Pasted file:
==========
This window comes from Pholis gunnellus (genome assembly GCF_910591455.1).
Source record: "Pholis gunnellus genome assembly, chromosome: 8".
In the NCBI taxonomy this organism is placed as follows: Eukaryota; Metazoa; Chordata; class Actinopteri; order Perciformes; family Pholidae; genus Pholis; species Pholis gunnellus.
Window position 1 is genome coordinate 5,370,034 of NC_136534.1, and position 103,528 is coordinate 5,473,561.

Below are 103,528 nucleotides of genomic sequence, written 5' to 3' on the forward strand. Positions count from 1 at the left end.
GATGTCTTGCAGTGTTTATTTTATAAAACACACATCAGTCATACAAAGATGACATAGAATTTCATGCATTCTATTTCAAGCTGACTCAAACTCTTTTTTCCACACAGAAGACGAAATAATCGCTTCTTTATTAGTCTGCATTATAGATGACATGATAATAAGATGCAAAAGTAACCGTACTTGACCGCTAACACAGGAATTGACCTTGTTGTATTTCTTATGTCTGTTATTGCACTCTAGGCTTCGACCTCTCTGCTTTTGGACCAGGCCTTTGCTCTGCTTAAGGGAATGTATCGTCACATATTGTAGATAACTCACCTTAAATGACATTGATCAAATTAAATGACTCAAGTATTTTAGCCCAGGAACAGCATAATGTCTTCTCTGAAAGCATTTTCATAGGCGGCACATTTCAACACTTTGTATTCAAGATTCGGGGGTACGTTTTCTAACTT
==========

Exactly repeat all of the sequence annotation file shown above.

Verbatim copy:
This window comes from Pholis gunnellus (genome assembly GCF_910591455.1).
Source record: "Pholis gunnellus genome assembly, chromosome: 8".
In the NCBI taxonomy this organism is placed as follows: Eukaryota; Metazoa; Chordata; class Actinopteri; order Perciformes; family Pholidae; genus Pholis; species Pholis gunnellus.
Window position 1 is genome coordinate 5,370,034 of NC_136534.1, and position 103,528 is coordinate 5,473,561.

Below are 103,528 nucleotides of genomic sequence, written 5' to 3' on the forward strand. Positions count from 1 at the left end.
GATGTCTTGCAGTGTTTATTTTATAAAACACACATCAGTCATACAAAGATGACATAGAATTTCATGCATTCTATTTCAAGCTGACTCAAACTCTTTTTTCCACACAGAAGACGAAATAATCGCTTCTTTATTAGTCTGCATTATAGATGACATGATAATAAGATGCAAAAGTAACCGTACTTGACCGCTAACACAGGAATTGACCTTGTTGTATTTCTTATGTCTGTTATTGCACTCTAGGCTTCGACCTCTCTGCTTTTGGACCAGGCCTTTGCTCTGCTTAAGGGAATGTATCGTCACATATTGTAGATAACTCACCTTAAATGACATTGATCAAATTAAATGACTCAAGTATTTTAGCCCAGGAACAGCATAATGTCTTCTCTGAAAGCATTTTCATAGGCGGCACATTTCAACACTTTGTATTCAAGATTCGGGGGTACGTTTTCTAACTT